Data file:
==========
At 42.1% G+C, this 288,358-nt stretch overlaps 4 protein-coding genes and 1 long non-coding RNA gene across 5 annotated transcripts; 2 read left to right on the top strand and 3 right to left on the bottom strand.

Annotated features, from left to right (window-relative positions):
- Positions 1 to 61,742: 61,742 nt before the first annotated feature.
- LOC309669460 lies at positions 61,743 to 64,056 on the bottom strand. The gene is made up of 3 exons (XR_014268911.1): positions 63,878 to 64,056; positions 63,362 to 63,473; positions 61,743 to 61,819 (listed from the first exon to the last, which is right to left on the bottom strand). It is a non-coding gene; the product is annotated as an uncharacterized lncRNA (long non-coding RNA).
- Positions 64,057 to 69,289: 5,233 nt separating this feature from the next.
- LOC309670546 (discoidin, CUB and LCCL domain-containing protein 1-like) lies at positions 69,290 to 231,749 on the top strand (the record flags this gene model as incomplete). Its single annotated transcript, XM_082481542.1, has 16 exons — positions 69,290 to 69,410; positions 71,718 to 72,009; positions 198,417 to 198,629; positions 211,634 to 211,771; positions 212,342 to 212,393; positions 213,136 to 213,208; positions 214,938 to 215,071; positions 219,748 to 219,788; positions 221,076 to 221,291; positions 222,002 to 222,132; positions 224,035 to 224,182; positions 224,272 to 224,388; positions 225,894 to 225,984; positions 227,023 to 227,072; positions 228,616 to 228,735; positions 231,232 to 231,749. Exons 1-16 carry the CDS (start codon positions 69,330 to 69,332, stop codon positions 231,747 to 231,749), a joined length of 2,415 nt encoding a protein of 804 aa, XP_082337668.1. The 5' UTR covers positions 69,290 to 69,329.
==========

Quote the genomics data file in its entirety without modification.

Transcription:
At 42.1% G+C, this 288,358-nt stretch overlaps 4 protein-coding genes and 1 long non-coding RNA gene across 5 annotated transcripts; 2 read left to right on the top strand and 3 right to left on the bottom strand.

Annotated features, from left to right (window-relative positions):
- Positions 1 to 61,742: 61,742 nt before the first annotated feature.
- LOC309669460 lies at positions 61,743 to 64,056 on the bottom strand. The gene is made up of 3 exons (XR_014268911.1): positions 63,878 to 64,056; positions 63,362 to 63,473; positions 61,743 to 61,819 (listed from the first exon to the last, which is right to left on the bottom strand). It is a non-coding gene; the product is annotated as an uncharacterized lncRNA (long non-coding RNA).
- Positions 64,057 to 69,289: 5,233 nt separating this feature from the next.
- LOC309670546 (discoidin, CUB and LCCL domain-containing protein 1-like) lies at positions 69,290 to 231,749 on the top strand (the record flags this gene model as incomplete). Its single annotated transcript, XM_082481542.1, has 16 exons — positions 69,290 to 69,410; positions 71,718 to 72,009; positions 198,417 to 198,629; positions 211,634 to 211,771; positions 212,342 to 212,393; positions 213,136 to 213,208; positions 214,938 to 215,071; positions 219,748 to 219,788; positions 221,076 to 221,291; positions 222,002 to 222,132; positions 224,035 to 224,182; positions 224,272 to 224,388; positions 225,894 to 225,984; positions 227,023 to 227,072; positions 228,616 to 228,735; positions 231,232 to 231,749. Exons 1-16 carry the CDS (start codon positions 69,330 to 69,332, stop codon positions 231,747 to 231,749), a joined length of 2,415 nt encoding a protein of 804 aa, XP_082337668.1. The 5' UTR covers positions 69,290 to 69,329.